An oak gall among autumn leaves. Photo by Dana Wilde

“What’s this?” Bonnie said one long-ago late-summer afternoon, before ticks had overrun the woods and mayflies still plastered the windshield in spring.

She held up a shiny, speckled red ball a bit larger than an acorn. Me being the backyard naturalist and science fictionist in the house, and everybody else being merely curious, she expected I’d have an answer, or at least a weird speculation.

“I have no idea,” I said. “Where did you get it?”

“Jack found it under the oak tree by the Shed,” she said.

She handed it to me. It was smooth and looked like some kind of fruit or nut, although it had no apparent stem end. I went outside to look around.

Around the Shed (which outside looks like a run-down tool shed, but inside is a library with wall-to-wall books) are spruce, pine, beech, oak, maple, hemlock and cedar trees, none of which drops small round fruits. That I know of. The Shed is attached to the garage, on the other side of which were a red-osier dogwood, some ash trees and the carcass of an elm that died so suddenly you’d swear it had a heart attack. But they don’t grow acorn-sized fruit either. We’d never noticed this thing before.

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I searched the ground among the acorns. Soon I spotted one of the red balls and picked it up. Weird. Were they a rare type of acorn? Or maybe they were pods of uncertain origin that would send out tendrils in the night, fasten themselves to our sleeping faces and clone us into expressionless human-alien hybrids that would dispose of our withered bodies in Wednesday’s trash.

Maybe not.

Back in the kitchen I got out the tree and flower books and paged through but found nothing resembling the pods, as we were now calling them. I gave up for the time being and left them on the kitchen table, hoping the tendrils would not be long enough to reach the bedroom.

The next evening, the pods were noticeably drying out. Two days later they were downright shriveled, like oversized raisins. When I went back out to the Shed, where the science fiction novels actually are housed — out of range of those who are merely curious — I picked up five or six more pods and rechecked the tree and flower books — which are kept in the house itself — but still found no resemblances.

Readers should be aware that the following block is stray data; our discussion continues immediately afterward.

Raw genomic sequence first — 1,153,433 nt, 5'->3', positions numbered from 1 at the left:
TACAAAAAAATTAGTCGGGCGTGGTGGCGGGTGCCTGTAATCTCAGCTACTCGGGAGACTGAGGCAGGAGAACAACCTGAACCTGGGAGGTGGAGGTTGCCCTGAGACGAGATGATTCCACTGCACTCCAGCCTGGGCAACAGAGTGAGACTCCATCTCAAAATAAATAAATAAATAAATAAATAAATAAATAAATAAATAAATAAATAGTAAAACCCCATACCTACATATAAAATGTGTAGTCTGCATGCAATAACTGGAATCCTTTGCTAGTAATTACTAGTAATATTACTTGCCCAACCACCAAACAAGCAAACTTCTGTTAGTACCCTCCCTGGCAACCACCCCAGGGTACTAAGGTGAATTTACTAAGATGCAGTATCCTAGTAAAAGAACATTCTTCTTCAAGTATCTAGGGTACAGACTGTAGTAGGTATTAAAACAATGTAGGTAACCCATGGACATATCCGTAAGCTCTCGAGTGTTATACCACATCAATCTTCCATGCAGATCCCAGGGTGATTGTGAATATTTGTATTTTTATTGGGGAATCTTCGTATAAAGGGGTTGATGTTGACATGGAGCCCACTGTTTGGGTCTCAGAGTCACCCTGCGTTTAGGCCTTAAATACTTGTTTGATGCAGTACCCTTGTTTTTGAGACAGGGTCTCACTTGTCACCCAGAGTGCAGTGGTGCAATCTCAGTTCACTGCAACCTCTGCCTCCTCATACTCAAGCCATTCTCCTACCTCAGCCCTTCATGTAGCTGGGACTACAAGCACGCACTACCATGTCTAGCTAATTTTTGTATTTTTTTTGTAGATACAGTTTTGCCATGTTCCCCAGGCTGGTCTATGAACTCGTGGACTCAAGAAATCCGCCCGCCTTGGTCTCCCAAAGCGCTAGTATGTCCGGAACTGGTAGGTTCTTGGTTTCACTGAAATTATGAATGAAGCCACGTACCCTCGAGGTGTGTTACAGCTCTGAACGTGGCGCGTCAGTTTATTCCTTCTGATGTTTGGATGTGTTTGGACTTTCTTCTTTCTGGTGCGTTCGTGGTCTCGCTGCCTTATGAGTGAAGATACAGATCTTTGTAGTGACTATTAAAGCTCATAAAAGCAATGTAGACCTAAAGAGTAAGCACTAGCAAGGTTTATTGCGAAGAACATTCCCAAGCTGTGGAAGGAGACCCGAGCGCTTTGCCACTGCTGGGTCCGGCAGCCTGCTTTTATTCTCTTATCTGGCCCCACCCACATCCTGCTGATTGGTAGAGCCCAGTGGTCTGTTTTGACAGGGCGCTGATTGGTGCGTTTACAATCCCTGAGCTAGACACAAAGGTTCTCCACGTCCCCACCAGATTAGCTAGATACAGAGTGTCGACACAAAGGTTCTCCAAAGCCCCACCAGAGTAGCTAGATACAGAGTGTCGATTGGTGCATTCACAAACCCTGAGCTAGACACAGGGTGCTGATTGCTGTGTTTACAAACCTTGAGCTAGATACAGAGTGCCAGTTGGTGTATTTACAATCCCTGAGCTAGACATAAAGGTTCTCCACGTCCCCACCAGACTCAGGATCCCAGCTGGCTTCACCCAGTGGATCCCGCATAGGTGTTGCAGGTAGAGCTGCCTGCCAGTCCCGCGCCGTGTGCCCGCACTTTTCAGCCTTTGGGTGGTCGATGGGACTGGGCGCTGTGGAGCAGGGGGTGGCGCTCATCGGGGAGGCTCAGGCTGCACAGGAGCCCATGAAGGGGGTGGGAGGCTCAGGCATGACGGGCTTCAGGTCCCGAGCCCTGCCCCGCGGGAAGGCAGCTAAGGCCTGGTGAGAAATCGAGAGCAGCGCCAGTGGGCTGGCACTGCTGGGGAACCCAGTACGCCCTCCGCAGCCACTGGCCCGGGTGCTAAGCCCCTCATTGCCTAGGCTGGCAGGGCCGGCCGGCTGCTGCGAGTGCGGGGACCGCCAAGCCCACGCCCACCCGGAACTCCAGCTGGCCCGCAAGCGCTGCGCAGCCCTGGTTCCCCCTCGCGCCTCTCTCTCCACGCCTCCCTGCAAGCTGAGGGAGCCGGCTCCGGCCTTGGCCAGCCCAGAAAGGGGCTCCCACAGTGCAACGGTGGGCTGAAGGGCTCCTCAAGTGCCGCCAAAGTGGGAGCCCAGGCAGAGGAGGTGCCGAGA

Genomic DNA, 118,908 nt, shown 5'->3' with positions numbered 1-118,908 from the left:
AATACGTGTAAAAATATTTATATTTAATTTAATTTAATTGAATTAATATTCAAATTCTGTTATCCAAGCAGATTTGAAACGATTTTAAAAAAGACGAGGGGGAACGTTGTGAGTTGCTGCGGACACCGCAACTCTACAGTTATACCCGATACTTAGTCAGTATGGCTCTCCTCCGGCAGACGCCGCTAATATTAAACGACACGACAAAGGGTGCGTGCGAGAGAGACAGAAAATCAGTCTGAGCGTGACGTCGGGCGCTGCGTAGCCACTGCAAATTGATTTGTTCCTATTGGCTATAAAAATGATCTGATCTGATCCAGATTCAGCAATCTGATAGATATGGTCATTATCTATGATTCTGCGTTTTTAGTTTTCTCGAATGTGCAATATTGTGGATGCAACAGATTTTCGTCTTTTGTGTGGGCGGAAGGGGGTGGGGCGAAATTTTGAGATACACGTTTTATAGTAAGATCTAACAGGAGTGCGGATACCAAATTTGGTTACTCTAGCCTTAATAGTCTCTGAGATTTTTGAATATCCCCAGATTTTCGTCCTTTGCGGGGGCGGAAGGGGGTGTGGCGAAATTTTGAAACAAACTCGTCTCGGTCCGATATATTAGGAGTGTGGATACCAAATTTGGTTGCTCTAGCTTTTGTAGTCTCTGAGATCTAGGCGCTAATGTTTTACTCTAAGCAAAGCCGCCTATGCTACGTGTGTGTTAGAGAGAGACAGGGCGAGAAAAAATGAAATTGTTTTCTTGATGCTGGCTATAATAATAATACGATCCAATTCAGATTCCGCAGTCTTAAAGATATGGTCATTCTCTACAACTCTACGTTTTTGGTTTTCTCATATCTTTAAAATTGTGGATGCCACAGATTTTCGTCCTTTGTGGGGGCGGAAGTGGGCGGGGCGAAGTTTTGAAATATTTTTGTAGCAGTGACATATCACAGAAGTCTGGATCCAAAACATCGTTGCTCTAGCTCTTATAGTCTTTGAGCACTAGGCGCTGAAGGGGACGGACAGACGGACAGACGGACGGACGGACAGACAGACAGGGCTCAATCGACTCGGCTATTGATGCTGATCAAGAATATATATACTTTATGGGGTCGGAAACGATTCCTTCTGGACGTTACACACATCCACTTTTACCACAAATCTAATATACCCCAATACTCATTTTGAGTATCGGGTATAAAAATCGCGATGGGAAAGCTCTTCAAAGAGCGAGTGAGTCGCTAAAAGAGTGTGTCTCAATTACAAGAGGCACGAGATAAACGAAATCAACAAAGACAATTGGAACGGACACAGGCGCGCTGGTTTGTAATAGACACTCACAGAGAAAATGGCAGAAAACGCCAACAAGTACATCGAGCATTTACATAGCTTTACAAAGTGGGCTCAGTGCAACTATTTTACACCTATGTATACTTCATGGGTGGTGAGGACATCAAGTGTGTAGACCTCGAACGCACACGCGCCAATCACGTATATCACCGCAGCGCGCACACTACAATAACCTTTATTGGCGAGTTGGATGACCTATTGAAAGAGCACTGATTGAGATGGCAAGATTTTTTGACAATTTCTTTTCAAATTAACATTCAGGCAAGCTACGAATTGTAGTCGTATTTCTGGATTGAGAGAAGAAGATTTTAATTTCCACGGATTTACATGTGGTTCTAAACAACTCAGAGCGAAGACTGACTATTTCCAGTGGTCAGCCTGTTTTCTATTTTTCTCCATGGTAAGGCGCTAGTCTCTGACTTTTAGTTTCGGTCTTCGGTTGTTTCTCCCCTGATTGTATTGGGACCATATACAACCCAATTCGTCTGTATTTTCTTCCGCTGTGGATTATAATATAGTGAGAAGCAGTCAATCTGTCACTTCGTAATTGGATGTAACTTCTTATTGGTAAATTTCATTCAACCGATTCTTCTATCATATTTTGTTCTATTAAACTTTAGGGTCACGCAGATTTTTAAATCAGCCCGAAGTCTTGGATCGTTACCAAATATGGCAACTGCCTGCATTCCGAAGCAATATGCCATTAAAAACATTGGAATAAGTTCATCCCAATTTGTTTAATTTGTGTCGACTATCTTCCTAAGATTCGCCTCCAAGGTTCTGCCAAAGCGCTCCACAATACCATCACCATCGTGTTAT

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Next morning, we decided to solve the problem before baby creatures with prehistoric teeth started erupting from our chest cavities. We set about to cut the thing open.

The truth, as often happens, was one of those disturbing natural phenomena that generate, rather than result from, science fiction. It was not a fruit. It was a growth.

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Using a jackknife as a scalpel, we sliced open the pod. Inside was a white worm, or more accurately, a larva. The larva, we eventually discovered, was that of a gall wasp, a tiny nonstinging flying insect. The gall wasp laid its egg in an oak leaf and left a chemical that induced the oak tree to grow this fleshy pod, or gall, around the egg. The larva grew inside the gall and would feed on it. Some oak galls (aka oak apples) grow right inside the acorn, and some, like the ones around the Shed, grow outside and fall out of the trees.

We stopped worrying aliens might be coming for us in the night.

Science describes what’s happening; science fiction imagines what might be happening, in its thoughtful modes anyway. We started thinking we should pay more attention to the things scientists do worry about. Like vanishing insects, and carbon emissions.

Dana Wilde lives in Troy. You can contact him at [email protected] His book “Summer to Fall: Notes and Numina from the Maine Woods” is available from North Country Press. Backyard Naturalist appears the second and fourth Thursdays each month.


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